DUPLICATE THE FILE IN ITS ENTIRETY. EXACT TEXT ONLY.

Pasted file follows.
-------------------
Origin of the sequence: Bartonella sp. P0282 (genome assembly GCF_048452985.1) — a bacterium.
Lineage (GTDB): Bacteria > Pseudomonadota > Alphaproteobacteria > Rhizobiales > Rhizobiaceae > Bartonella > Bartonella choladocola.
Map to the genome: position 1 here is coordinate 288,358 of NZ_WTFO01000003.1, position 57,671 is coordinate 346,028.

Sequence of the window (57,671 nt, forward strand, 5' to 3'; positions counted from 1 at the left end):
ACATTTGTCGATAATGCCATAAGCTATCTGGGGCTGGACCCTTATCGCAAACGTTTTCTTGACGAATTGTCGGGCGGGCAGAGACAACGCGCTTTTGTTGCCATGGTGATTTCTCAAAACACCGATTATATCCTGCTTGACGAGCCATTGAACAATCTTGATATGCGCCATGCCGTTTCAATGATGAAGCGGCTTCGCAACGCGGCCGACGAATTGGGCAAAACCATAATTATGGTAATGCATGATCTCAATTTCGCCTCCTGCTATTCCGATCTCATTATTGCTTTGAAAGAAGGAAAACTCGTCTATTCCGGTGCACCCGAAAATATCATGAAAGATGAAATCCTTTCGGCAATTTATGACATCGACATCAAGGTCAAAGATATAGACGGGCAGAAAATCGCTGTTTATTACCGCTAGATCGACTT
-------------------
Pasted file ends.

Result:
Origin of the sequence: Bartonella sp. P0282 (genome assembly GCF_048452985.1) — a bacterium.
Lineage (GTDB): Bacteria > Pseudomonadota > Alphaproteobacteria > Rhizobiales > Rhizobiaceae > Bartonella > Bartonella choladocola.
Map to the genome: position 1 here is coordinate 288,358 of NZ_WTFO01000003.1, position 57,671 is coordinate 346,028.

Sequence of the window (57,671 nt, forward strand, 5' to 3'; positions counted from 1 at the left end):
ACATTTGTCGATAATGCCATAAGCTATCTGGGGCTGGACCCTTATCGCAAACGTTTTCTTGACGAATTGTCGGGCGGGCAGAGACAACGCGCTTTTGTTGCCATGGTGATTTCTCAAAACACCGATTATATCCTGCTTGACGAGCCATTGAACAATCTTGATATGCGCCATGCCGTTTCAATGATGAAGCGGCTTCGCAACGCGGCCGACGAATTGGGCAAAACCATAATTATGGTAATGCATGATCTCAATTTCGCCTCCTGCTATTCCGATCTCATTATTGCTTTGAAAGAAGGAAAACTCGTCTATTCCGGTGCACCCGAAAATATCATGAAAGATGAAATCCTTTCGGCAATTTATGACATCGACATCAAGGTCAAAGATATAGACGGGCAGAAAATCGCTGTTTATTACCGCTAGATCGACTT